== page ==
Dear Michigan LCV Family,
Welcome to the September 23, 2021 edition of Three Things Thursday! The annual Detroit Regional Chamber Policy Conference for Michigan’s lawmakers and the business community has made for a somewhat light week in Lansing, however, a flurry of non-legislative activity continues. I’m proud to say that the Michigan LCV team has kept an eye on it all.
This week’s Three Things features an inside look at what’s happening at the Policy Conference; a summary of what took place at the Board of Canvassers meeting today; and an update on Line 5. Never a dull moment, that’s for sure.
Before we dive in, though, I need to tell you that I wrote this week’s Three Things by candlelight because DTE Energy has once again failed the people in my neighborhood and over 100,000 people throughout SE Michigan.
Following a 5-day power outage in August, Normal Park is out again, with people scrambling to find ways to save the food in their fridge and kindly delivering coffee to neighbors (thank you, Lani, you were a true angel this morning!). Thank goodness for Attorney General Nessel who is taking these outages very, very seriously. Check out this article entitled, “Absolutely Awful”: Nessel holds Novi town hall on power outages.
1. A report from the Mackinac Policy Conference
Michigan LCV’s Government Affairs team has spent most of the week on Mackinac Island meeting with decision-makers, business leaders, and a wide range of interest groups and stakeholders.
Most are thrilled that the Detroit Regional Chamber’s signature event is back this year (following the 2020 cancellation due to COVID), but it has definitely been scaled back to adhere to health protocols and, even more so, because of the controversy surrounding them. In August, Senate Majority Leader Shirkey announced he would be skipping the conference because of their vaccine policies.
Among the myriad of pre-arranged lawmaker meetings, our awesome teammates, Nick Occhipinti and Hallie Fox, have also been attending numerous events, including those hosted for Secretary of State Jocelyn Benson and Governor Gretchen Whitmer. While with the Governor, they were able to personally thank her for her work on Line 5 and tackling the climate crisis. In fact, the Governor had just come from giving a speech announcing Michigan LCV-supported initiatives on electric vehicles and a just transition to a clean economy. “I am laser focused on growing our economy, creating good-paying jobs and building the future of mobility and electrification right here in Michigan,” said Governor Whitmer in her keynote speech at the Conference.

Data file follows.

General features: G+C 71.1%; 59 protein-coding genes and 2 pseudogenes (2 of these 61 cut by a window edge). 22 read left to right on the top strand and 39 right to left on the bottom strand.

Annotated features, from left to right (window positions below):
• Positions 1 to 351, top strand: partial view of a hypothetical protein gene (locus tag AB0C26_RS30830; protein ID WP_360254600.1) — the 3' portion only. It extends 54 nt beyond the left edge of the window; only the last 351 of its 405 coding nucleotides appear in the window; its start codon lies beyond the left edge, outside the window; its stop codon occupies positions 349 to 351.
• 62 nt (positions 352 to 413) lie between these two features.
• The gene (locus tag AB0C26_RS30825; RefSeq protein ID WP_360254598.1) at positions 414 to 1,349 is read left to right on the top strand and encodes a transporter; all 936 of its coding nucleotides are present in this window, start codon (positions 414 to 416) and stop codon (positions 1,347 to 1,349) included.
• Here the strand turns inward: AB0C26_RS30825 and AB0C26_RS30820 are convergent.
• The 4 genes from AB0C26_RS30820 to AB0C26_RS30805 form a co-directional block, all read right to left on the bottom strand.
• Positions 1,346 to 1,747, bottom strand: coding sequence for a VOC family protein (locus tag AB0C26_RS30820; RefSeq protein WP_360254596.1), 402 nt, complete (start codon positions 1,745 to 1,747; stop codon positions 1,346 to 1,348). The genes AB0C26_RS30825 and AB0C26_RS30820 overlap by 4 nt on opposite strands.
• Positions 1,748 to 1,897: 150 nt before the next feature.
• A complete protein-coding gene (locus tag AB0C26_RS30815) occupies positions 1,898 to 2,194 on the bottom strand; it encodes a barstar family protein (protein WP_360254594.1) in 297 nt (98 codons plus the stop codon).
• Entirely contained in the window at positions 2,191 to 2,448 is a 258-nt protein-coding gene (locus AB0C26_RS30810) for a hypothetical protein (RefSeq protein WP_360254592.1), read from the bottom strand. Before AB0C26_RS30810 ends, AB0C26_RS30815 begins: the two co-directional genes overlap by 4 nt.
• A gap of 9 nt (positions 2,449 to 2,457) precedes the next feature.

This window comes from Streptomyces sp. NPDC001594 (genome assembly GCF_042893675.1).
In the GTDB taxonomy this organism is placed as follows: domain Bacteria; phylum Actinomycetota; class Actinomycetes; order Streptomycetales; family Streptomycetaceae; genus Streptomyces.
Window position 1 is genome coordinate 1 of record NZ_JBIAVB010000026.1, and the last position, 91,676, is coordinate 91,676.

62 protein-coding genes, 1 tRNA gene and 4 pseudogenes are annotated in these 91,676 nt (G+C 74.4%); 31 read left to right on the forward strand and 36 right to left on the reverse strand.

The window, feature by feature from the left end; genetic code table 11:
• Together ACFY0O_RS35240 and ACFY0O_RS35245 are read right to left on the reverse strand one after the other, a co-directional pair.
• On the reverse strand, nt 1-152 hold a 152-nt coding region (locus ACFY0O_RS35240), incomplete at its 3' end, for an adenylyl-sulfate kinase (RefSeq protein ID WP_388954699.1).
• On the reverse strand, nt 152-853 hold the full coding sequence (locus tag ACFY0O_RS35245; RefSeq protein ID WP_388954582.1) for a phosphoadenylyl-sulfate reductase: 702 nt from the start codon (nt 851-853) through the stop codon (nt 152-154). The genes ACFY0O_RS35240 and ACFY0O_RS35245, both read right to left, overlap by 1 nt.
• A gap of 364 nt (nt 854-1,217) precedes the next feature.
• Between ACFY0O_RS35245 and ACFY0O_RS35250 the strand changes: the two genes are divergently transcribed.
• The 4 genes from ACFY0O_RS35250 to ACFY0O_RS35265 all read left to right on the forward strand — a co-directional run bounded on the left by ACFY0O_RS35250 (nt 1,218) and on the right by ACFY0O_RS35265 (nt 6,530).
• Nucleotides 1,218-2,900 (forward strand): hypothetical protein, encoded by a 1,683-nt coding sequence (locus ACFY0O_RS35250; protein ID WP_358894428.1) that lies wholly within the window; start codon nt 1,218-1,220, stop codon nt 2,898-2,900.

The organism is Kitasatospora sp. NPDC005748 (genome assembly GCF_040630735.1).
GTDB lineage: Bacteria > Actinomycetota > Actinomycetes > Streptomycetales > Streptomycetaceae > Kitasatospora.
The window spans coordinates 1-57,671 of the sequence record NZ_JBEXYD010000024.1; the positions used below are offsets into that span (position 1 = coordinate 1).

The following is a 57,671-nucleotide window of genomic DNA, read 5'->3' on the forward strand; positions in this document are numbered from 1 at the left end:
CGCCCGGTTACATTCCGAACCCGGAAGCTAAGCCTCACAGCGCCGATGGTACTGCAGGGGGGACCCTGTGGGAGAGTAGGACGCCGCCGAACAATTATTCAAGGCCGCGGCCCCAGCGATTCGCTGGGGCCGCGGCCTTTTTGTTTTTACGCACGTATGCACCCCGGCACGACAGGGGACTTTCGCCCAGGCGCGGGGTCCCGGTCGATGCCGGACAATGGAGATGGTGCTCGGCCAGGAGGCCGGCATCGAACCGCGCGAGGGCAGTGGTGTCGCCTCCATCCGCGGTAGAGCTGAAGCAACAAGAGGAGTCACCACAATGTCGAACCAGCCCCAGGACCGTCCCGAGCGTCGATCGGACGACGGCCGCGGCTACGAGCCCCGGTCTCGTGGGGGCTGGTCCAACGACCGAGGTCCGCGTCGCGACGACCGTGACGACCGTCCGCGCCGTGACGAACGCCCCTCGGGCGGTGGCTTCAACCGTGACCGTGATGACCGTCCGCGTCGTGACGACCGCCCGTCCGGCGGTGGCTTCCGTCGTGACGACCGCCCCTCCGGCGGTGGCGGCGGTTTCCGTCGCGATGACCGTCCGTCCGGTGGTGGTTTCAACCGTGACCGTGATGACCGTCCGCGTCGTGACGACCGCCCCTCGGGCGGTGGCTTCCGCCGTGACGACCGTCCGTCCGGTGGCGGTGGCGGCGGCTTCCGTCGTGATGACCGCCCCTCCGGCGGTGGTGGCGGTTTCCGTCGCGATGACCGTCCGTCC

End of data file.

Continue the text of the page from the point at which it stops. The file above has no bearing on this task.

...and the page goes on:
While the island is certainly a beautiful place (Nick and Hallie slipped out for some much-deserved exercise and a nice sunset—good for them!), the week has been packed with activity. The Policy Conference is the main attraction of the week, but it is the opportunity surrounding the formal schedule for sidebar conversations and relationship-building that makes the conference so important.
In a single evening, our Government Affairs team had conversations that ranged from the Bottle Bill (with Republican leadership) and utility accountability to redistricting and electoral analysis (with operatives from both sides of the aisle), with a host of other topics laced in between. Dropping most of the formalities of the State Capitol, our team was able to build relationships and trust in ways simply not possible in the hustle-and-bustle of agenda-driven Lansing.
2. Today’s #WeVoteMI statement on anti-voter ballot initiative
Today the Michigan Board of Canvassers met in Lansing to decide whether to approve the 100-word summary of the so-called Secure MI Vote ballot initiative, the latest attempt by Michigan Republicans to suppress the vote in Michigan following a historic, safe, and secure 2020 election. The debate over whether to approve the 100-word summary — which is littered with inaccurate claims about election fraud and mischaracterizes the true intent of the proposed ballot initiative — is the first step in the process to get the ballot initiative in motion.